The percentage of 16-year-olds opting to remain in full-time education has fallen for the first time in a decade, according to unpublished research from the Institute of Education.
The average annual growth rate of 4 per cent suddenly and unexpectedly reversed in 1994/95 when staying-on rates dropped by 1 per cent. Author of the research Ken Spours said the figures signal the start of "a new crisis" in post-16 education.
"Full-time participation has peaked at 16 and is heading that way at 17 and 18," he said. "Everything is freezing up and this will be felt later through the system because the rises in A level and vocational attainments since 1987 have depended on rising participation.
"A natural plateau has now been reached, contrary to the assumptions of education planners that 16-plus participation is a rising trend. The crucial years are yet to come."
Several reasons are suggested for the downturn. The first is a slight improvement in the youth labour market. Other factors are worsening drop-out rates in further education and dwindling recruitment in "hard-to-reach" sections of the age cohort above the 70 per cent participation level.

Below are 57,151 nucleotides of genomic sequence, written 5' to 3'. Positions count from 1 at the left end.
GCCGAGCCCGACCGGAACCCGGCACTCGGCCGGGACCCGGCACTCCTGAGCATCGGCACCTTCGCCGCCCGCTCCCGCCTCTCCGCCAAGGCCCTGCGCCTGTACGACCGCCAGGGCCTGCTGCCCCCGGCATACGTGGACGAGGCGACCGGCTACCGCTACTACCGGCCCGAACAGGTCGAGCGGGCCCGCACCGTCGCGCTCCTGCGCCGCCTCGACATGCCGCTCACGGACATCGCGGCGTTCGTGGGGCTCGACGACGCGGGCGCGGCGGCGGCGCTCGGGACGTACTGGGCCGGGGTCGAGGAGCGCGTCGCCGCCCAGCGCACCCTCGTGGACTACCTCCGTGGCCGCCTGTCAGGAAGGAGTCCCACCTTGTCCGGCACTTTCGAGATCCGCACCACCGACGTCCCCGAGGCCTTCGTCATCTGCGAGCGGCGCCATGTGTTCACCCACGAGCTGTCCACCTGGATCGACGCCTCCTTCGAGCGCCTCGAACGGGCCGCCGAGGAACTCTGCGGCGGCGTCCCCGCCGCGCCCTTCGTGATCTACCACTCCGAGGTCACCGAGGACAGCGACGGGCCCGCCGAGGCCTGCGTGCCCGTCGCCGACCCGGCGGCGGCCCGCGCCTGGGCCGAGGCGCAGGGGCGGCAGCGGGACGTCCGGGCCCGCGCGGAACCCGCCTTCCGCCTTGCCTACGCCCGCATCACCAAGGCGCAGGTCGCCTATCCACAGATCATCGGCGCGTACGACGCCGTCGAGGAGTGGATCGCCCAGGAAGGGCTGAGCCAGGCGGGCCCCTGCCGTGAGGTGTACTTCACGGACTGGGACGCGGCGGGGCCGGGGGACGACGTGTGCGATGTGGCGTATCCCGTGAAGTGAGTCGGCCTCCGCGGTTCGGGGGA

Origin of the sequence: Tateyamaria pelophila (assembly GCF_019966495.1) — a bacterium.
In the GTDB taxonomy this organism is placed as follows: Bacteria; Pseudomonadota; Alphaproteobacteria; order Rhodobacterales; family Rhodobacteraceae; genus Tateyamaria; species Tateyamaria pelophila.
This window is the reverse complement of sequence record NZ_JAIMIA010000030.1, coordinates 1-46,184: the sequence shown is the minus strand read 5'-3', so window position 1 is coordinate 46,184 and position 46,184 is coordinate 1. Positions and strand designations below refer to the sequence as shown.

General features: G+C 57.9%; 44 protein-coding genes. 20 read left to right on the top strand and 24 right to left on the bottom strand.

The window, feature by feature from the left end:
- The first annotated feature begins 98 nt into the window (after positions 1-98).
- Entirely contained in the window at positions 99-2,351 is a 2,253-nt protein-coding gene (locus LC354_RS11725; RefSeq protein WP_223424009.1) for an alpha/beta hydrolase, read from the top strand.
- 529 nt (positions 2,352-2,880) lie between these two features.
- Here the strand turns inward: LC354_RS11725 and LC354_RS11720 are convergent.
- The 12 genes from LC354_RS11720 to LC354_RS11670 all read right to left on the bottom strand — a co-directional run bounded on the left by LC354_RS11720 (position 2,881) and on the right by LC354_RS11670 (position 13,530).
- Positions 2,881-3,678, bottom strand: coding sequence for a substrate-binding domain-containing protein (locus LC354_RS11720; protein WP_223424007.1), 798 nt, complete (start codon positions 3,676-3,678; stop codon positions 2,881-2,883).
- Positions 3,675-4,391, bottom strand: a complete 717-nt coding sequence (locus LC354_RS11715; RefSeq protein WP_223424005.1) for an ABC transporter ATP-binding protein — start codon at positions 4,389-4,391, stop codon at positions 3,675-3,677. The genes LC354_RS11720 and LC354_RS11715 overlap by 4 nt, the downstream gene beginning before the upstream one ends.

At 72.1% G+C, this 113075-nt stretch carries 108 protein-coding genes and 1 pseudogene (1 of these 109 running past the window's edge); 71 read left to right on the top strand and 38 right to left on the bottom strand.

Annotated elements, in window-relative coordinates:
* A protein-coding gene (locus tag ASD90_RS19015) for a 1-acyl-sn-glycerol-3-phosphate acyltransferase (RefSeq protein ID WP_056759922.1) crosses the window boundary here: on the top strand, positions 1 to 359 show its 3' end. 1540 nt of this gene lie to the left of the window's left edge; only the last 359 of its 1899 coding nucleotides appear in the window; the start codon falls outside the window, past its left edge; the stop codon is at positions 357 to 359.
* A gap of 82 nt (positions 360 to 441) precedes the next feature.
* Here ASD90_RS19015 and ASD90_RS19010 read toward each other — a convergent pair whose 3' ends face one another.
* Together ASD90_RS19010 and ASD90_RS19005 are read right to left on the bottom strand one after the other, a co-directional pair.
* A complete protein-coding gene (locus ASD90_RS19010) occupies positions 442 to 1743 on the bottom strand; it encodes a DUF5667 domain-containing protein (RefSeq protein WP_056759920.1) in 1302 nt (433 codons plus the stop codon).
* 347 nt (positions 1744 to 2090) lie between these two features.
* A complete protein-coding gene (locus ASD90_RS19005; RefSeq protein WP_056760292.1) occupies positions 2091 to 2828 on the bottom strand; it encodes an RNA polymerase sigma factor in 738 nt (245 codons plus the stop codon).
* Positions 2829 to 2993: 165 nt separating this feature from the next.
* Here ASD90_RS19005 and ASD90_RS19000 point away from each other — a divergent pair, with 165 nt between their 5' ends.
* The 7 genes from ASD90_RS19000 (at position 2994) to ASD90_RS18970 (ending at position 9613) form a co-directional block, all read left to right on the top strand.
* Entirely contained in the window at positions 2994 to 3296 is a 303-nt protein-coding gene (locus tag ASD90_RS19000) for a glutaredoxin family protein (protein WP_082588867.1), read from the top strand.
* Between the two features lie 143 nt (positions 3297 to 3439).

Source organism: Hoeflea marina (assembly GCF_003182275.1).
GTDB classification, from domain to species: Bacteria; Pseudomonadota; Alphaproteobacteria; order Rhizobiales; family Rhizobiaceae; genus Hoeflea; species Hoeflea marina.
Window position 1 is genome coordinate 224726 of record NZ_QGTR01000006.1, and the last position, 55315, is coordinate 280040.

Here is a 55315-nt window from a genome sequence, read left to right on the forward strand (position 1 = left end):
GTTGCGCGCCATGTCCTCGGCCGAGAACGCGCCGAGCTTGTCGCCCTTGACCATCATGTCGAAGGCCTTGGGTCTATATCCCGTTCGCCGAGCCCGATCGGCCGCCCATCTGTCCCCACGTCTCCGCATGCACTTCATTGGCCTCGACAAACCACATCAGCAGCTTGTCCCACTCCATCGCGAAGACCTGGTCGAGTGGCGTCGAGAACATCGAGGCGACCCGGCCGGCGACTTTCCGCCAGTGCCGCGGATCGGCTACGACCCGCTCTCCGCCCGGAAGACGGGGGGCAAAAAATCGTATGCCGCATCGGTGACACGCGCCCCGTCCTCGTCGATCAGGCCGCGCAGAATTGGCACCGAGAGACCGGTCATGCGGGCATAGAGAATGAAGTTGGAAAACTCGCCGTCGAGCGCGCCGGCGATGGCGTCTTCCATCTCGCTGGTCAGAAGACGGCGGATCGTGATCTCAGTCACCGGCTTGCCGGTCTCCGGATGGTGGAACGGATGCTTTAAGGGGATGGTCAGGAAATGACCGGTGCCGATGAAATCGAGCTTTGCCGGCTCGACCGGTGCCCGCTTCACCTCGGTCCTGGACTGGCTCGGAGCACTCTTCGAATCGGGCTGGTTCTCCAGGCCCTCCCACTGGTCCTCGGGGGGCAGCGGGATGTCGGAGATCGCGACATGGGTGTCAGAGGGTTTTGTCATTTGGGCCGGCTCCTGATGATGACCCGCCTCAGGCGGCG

A draft of the report, Post-16 Education and Training: Statistical Trends, shows that since 1974 participation in post-16 education has increased, with particularly rapid growth since 1987.
However, the growth at 16-plus ceased in the current year and there are sharp reductions in the rate of increase at 17 and 18.
"This means that for many students, full-time participation beyond 16 is relatively short-lived," the report says.
Full-time participation trends at 17 and 18 suggest they will follow the same trend as at 16-plus and may also reach zero growth by 1996/97, the report says. Critical factors will be levels of course retention and progression.
"A low 17-plus participation rate points to low successful completion rates in all types of courses and problems of progression, particularly from NVQ level 2 to level 3."
Within the national trend there are significant regional variations and the north/south divide is sharpening dramatically. Staying on is more prevalent in the south. In 1988 the difference was 9 percentage points. By 1994 this had grown to between 16 and 20 percentage points. On the other handparticipation in Youth Training or Training Credits is four times higher in the north.
"Despite improvements in participation since 1987, the UK is still lagging significantly behind full-time participation rates of most competitor countries particularly at 17 to 24," the report says. "We perform least well in tertiary participation and most well in higher education participation."
Demographic trends show that the number of 18-year-olds will start to rise after this year.